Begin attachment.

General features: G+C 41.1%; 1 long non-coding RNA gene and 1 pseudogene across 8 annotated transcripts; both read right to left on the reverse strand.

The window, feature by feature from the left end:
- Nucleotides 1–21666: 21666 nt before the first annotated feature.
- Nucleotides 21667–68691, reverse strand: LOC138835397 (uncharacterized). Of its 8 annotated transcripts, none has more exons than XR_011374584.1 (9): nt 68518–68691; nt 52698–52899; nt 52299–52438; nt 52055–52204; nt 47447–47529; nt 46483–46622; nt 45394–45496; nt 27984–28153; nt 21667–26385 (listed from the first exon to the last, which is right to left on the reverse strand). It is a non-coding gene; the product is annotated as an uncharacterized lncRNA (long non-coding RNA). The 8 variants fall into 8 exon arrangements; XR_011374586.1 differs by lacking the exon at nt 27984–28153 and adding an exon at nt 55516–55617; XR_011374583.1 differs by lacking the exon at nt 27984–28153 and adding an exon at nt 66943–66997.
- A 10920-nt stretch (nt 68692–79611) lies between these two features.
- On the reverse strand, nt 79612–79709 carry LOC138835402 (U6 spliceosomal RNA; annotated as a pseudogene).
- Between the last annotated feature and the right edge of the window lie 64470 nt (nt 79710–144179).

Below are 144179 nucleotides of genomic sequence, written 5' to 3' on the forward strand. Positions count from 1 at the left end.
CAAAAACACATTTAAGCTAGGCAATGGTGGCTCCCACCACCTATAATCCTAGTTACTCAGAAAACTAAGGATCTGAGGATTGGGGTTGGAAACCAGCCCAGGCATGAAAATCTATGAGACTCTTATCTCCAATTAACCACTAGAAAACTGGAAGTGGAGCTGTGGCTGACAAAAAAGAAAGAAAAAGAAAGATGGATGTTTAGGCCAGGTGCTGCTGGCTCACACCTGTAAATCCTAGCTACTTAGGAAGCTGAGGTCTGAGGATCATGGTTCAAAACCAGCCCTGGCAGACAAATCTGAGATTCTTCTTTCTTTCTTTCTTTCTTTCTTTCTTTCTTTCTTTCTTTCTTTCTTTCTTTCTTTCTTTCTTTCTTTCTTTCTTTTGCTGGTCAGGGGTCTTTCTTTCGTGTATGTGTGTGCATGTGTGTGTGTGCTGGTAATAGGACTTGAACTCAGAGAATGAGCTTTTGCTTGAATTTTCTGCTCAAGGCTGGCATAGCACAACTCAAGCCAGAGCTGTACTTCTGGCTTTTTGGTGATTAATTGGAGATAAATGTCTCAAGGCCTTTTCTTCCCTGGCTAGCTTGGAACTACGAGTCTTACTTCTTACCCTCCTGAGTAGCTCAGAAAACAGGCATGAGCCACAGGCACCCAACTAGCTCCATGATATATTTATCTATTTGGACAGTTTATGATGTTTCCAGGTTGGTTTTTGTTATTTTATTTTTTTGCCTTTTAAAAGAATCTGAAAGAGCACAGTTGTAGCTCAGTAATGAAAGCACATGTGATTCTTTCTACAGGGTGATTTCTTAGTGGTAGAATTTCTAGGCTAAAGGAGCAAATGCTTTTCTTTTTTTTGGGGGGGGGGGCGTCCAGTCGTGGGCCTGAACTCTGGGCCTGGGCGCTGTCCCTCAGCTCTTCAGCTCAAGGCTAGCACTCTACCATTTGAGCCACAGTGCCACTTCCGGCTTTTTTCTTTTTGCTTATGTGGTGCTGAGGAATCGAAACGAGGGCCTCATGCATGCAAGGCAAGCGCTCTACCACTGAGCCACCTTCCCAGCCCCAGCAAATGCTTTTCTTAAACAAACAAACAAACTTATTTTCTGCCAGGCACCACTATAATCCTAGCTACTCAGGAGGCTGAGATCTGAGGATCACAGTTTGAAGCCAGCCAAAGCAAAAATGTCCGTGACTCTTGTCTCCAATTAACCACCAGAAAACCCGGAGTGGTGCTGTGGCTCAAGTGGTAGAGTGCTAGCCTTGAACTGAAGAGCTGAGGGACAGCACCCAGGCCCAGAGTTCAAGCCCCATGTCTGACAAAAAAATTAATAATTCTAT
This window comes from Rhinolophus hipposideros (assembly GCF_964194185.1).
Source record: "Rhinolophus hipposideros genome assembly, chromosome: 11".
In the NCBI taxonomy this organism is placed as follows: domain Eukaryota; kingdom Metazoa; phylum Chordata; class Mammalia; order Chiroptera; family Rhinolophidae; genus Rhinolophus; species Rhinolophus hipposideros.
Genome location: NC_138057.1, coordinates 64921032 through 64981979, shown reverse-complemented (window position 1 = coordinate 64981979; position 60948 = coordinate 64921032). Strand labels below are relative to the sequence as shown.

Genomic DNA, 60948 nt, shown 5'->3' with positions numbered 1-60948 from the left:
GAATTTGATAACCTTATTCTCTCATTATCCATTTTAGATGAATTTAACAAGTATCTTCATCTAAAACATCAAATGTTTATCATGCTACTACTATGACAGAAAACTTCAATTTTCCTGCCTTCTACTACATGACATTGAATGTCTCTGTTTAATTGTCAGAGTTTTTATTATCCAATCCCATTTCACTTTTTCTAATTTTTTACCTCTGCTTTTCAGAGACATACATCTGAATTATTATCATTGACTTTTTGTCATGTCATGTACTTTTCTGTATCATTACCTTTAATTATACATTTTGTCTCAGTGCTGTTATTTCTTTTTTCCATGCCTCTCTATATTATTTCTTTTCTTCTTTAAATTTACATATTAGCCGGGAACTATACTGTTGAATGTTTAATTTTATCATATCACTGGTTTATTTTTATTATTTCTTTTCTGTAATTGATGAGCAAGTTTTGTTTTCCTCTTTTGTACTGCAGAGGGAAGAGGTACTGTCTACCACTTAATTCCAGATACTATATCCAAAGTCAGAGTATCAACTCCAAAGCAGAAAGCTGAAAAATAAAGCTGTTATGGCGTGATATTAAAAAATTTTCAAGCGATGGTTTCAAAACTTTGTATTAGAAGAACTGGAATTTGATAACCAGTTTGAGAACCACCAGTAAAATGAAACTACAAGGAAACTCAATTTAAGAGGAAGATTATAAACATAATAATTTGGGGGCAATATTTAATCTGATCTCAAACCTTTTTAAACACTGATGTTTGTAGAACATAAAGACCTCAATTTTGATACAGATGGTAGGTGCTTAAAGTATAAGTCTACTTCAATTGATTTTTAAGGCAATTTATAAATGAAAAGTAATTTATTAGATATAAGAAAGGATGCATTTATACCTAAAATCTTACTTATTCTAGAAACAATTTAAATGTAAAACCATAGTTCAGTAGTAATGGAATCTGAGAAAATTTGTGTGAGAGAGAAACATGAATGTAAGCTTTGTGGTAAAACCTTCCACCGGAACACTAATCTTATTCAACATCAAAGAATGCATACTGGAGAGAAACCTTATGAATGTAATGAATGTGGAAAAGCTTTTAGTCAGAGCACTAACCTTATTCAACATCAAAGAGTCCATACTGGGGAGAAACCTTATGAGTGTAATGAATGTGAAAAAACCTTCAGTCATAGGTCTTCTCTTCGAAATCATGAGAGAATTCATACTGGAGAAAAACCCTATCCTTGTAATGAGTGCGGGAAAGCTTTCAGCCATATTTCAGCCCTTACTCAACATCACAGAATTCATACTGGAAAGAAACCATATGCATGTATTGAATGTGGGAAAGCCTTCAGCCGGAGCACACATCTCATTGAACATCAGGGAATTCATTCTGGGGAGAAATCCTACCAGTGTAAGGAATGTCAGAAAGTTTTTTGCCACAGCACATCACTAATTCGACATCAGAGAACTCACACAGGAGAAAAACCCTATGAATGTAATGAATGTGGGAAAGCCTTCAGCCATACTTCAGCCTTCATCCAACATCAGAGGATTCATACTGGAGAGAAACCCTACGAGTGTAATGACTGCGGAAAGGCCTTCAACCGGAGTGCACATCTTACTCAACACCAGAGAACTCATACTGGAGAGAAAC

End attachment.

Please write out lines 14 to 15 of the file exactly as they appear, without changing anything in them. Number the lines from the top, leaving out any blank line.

Genomic DNA, 60948 nt, shown 5'->3' with positions numbered 1-60948 from the left:
GAATTTGATAACCTTATTCTCTCATTATCCATTTTAGATGAATTTAACAAGTATCTTCATCTAAAACATCAAATGTTTATCATGCTACTACTATGACAGAAAACTTCAATTTTCCTGCCTTCTACTACATGACATTGAATGTCTCTGTTTAATTGTCAGAGTTTTTATTATCCAATCCCATTTCACTTTTTCTAATTTTTTACCTCTGCTTTTCAGAGACATACATCTGAATTATTATCATTGACTTTTTGTCATGTCATGTACTTTTCTGTATCATTACCTTTAATTATACATTTTGTCTCAGTGCTGTTATTTCTTTTTTCCATGCCTCTCTATATTATTTCTTTTCTTCTTTAAATTTACATATTAGCCGGGAACTATACTGTTGAATGTTTAATTTTATCATATCACTGGTTTATTTTTATTATTTCTTTTCTGTAATTGATGAGCAAGTTTTGTTTTCCTCTTTTGTACTGCAGAGGGAAGAGGTACTGTCTACCACTTAATTCCAGATACTATATCCAAAGTCAGAGTATCAACTCCAAAGCAGAAAGCTGAAAAATAAAGCTGTTATGGCGTGATATTAAAAAATTTTCAAGCGATGGTTTCAAAACTTTGTATTAGAAGAACTGGAATTTGATAACCAGTTTGAGAACCACCAGTAAAATGAAACTACAAGGAAACTCAATTTAAGAGGAAGATTATAAACATAATAATTTGGGGGCAATATTTAATCTGATCTCAAACCTTTTTAAACACTGATGTTTGTAGAACATAAAGACCTCAATTTTGATACAGATGGTAGGTGCTTAAAGTATAAGTCTACTTCAATTGATTTTTAAGGCAATTTATAAATGAAAAGTAATTTATTAGATATAAGAAAGGATGCATTTATACCTAAAATCTTACTTATTCTAGAAACAATTTAAATGTAAAACCATAGTTCAGTAGTAATGGAATCTGAGAAAATTTGTGTGAGAGAGAAACATGAATGTAAGCTTTGTGGTAAAACCTTCCACCGGAACACTAATCTTATTCAACATCAAAGAATGCATACTGGAGAGAAACCTTATGAATGTAATGAATGTGGAAAAGCTTTTAGTCAGAGCACTAACCTTATTCAACATCAAAGAGTCCATACTGGGGAGAAACCTTATGAGTGTAATGAATGTGAAAAAACCTTCAGTCATAGGTCTTCTCTTCGAAATCATGAGAGAATTCATACTGGAGAAAAACCCTATCCTTGTAATGAGTGCGGGAAAGCTTTCAGCCATATTTCAGCCCTTACTCAACATCACAGAATTCATACTGGAAAGAAACCATATGCATGTATTGAATGTGGGAAAGCCTTCAGCCGGAGCACACATCTCATTGAACATCAGGGAATTCATTCTGGGGAGAAATCCTACCAGTGTAAGGAATGTCAGAAAGTTTTTTGCCACAGCACATCACTAATTCGACATCAGAGAACTCACACAGGAGAAAAACCCTATGAATGTAATGAATGTGGGAAAGCCTTCAGCCATACTTCAGCCTTCATCCAACATCAGAGGATTCATACTGGAGAGAAACCCTACGAGTGTAATGACTGCGGAAAGGCCTTCAACCGGAGTGCACATCTTACTCAACACCAGAGAACTCATACTGGAGAGAAAC